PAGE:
Here’s a glimpse of what we’ve been up to lately.
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Every year the Ocean Conservancy holds its “International Coastal Cleanup,” encouraging us all to spend a day to clean up our coastlines. On September 20, 2008 the SC Sea Grant Consortium and the SC Department of Natural Resources sponsored the 20th annual Beach Sweep/River Sweep in South Carolina. Last year nearly 6,000 dedicated volunteers showed up to pick up litter and trash along South Carolina’s beaches, rivers, marshes, and creeks. 57-tons of debris, covering 1,345 miles of environmentally sensitive areas were removed during last year’s event. Throughout Beach Sweep/River Sweep’s 19 year history, 942.5 tons of litter have been collected and recycled when possible.

This year Charleston Waterkeeper helped coordinate the Folly Beach cleanup effort. With almost 300 volunteers from across the state (and country) we had everyone from school teachers, to students, boy scouts and girl scouts, and local celebrities. Volunteers swept from the Folly Beach County Park to the lighthouse-end of the island. The top three “culprits” found were cigarettes (3,258), bottle caps/lids (803), and food wrappers (510). Other peculiar items found include: fireworks, cloth flower petals, dog poop in plastic bags, a half of a telephone pole, a 55-gallon drum, lawn chairs, tent stakes, an acrylic fingernail, a horseshoe, 15 diapers, parts of a surfboard, a bilge pump, and underwear. A breakdown of the top eleven objects found on Folly Beach can be seen in the chart below.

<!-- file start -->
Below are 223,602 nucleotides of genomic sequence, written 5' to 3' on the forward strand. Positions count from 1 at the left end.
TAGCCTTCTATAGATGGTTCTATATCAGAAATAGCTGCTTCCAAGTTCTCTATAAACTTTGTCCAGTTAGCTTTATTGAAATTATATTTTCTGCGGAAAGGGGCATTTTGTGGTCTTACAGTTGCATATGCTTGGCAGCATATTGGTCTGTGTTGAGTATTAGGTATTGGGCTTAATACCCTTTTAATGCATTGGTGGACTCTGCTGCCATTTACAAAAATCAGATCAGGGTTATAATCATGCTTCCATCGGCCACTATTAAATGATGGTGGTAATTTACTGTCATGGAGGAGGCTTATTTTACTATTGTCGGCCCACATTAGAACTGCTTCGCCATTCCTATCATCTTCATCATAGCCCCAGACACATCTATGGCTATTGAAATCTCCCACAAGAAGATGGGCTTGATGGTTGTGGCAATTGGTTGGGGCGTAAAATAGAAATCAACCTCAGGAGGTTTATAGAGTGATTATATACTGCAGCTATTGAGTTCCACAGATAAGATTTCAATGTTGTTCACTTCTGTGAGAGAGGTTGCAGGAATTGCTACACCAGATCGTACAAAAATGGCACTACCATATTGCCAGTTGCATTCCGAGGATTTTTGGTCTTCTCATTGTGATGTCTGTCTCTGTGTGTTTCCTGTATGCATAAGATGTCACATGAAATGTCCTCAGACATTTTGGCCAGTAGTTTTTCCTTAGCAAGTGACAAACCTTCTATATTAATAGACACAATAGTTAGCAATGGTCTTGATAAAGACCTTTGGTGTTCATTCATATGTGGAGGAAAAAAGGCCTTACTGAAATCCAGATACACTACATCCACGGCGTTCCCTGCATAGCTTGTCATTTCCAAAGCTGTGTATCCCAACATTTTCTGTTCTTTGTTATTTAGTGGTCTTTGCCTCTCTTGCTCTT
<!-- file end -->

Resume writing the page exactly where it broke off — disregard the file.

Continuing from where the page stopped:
Volunteers braved high winds and chilly temperatures during this year’s event. We even had vacationers and passing walkers join in on the cleanup efforts once they saw all the participants cleaning up the beach. Thank you to everyone who took part in Beach Sweep/River Sweep 2008, especially those who came out to Folly Beach and the other sites in Charleston! We couldn’t have had such a great success without you. We hope to see you all next year.

I will leave you with a Gandhi quote that was truly put into practice by all of the selfless volunteers that came out to help during this year’s Beach Sweep…

“Be the change you wish to see in the world.”
Beach Sweep

Last week the Waterkeeper Alliance Board of Directors approved Charleston Waterkeeper as the newest member of the Waterkeeper Family. Two other programs, the Choptank Riverkeeper in Maryland and the Loreto Baykeeper in Baja California Sur, Mexico were also approved. These new members bring the Waterkeeper Alliance total to 182 programs around the world.

We at Charleston Waterkeeper want to congratulate the other programs as we know first hand the hard work that has gone into the establishment of their organizations. The conversations I’ve had with individuals throughout the community have provided me with the advice, guidance, insight, and support needed to get this far. I want to thank everyone for all of their help over the past few months in making this program a reality…now, the fun (and work) really starts!

It’s OFFICIAL, there is a Charleston Waterkeeper!